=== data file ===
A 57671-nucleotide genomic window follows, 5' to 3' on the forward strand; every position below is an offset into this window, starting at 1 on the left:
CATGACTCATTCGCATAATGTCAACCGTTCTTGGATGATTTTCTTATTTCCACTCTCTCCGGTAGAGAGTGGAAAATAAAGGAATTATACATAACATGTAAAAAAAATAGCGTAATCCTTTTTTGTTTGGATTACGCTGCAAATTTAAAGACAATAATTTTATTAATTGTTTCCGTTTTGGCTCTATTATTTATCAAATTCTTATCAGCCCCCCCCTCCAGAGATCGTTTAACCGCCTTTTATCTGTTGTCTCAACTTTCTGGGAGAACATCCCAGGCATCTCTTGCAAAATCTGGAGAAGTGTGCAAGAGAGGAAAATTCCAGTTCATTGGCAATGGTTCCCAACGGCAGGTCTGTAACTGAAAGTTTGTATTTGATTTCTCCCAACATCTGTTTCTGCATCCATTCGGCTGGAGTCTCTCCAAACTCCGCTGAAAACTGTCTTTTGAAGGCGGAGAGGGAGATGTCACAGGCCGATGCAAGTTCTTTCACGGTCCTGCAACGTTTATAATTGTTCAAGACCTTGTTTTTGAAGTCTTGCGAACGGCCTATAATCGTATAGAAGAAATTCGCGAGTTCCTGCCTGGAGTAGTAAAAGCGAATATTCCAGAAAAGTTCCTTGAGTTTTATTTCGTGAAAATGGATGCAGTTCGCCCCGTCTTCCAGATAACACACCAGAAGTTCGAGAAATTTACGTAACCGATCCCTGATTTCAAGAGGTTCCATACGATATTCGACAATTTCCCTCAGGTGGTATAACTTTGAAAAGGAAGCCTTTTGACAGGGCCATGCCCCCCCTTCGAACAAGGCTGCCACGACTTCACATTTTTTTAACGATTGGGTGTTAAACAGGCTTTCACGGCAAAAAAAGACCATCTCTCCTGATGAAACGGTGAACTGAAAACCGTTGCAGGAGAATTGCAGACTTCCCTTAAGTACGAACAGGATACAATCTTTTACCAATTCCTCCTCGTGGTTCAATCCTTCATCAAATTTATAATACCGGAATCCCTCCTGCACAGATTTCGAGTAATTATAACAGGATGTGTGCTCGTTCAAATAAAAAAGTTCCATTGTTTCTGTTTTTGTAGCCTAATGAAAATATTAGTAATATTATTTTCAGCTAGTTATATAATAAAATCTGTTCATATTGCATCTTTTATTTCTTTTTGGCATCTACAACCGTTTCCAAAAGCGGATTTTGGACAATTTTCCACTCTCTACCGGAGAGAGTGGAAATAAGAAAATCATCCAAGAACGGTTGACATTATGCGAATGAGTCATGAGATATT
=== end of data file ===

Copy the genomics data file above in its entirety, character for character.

A 57671-nucleotide genomic window follows, 5' to 3' on the forward strand; every position below is an offset into this window, starting at 1 on the left:
CATGACTCATTCGCATAATGTCAACCGTTCTTGGATGATTTTCTTATTTCCACTCTCTCCGGTAGAGAGTGGAAAATAAAGGAATTATACATAACATGTAAAAAAAATAGCGTAATCCTTTTTTGTTTGGATTACGCTGCAAATTTAAAGACAATAATTTTATTAATTGTTTCCGTTTTGGCTCTATTATTTATCAAATTCTTATCAGCCCCCCCCTCCAGAGATCGTTTAACCGCCTTTTATCTGTTGTCTCAACTTTCTGGGAGAACATCCCAGGCATCTCTTGCAAAATCTGGAGAAGTGTGCAAGAGAGGAAAATTCCAGTTCATTGGCAATGGTTCCCAACGGCAGGTCTGTAACTGAAAGTTTGTATTTGATTTCTCCCAACATCTGTTTCTGCATCCATTCGGCTGGAGTCTCTCCAAACTCCGCTGAAAACTGTCTTTTGAAGGCGGAGAGGGAGATGTCACAGGCCGATGCAAGTTCTTTCACGGTCCTGCAACGTTTATAATTGTTCAAGACCTTGTTTTTGAAGTCTTGCGAACGGCCTATAATCGTATAGAAGAAATTCGCGAGTTCCTGCCTGGAGTAGTAAAAGCGAATATTCCAGAAAAGTTCCTTGAGTTTTATTTCGTGAAAATGGATGCAGTTCGCCCCGTCTTCCAGATAACACACCAGAAGTTCGAGAAATTTACGTAACCGATCCCTGATTTCAAGAGGTTCCATACGATATTCGACAATTTCCCTCAGGTGGTATAACTTTGAAAAGGAAGCCTTTTGACAGGGCCATGCCCCCCCTTCGAACAAGGCTGCCACGACTTCACATTTTTTTAACGATTGGGTGTTAAACAGGCTTTCACGGCAAAAAAAGACCATCTCTCCTGATGAAACGGTGAACTGAAAACCGTTGCAGGAGAATTGCAGACTTCCCTTAAGTACGAACAGGATACAATCTTTTACCAATTCCTCCTCGTGGTTCAATCCTTCATCAAATTTATAATACCGGAATCCCTCCTGCACAGATTTCGAGTAATTATAACAGGATGTGTGCTCGTTCAAATAAAAAAGTTCCATTGTTTCTGTTTTTGTAGCCTAATGAAAATATTAGTAATATTATTTTCAGCTAGTTATATAATAAAATCTGTTCATATTGCATCTTTTATTTCTTTTTGGCATCTACAACCGTTTCCAAAAGCGGATTTTGGACAATTTTCCACTCTCTACCGGAGAGAGTGGAAATAAGAAAATCATCCAAGAACGGTTGACATTATGCGAATGAGTCATGAGATATT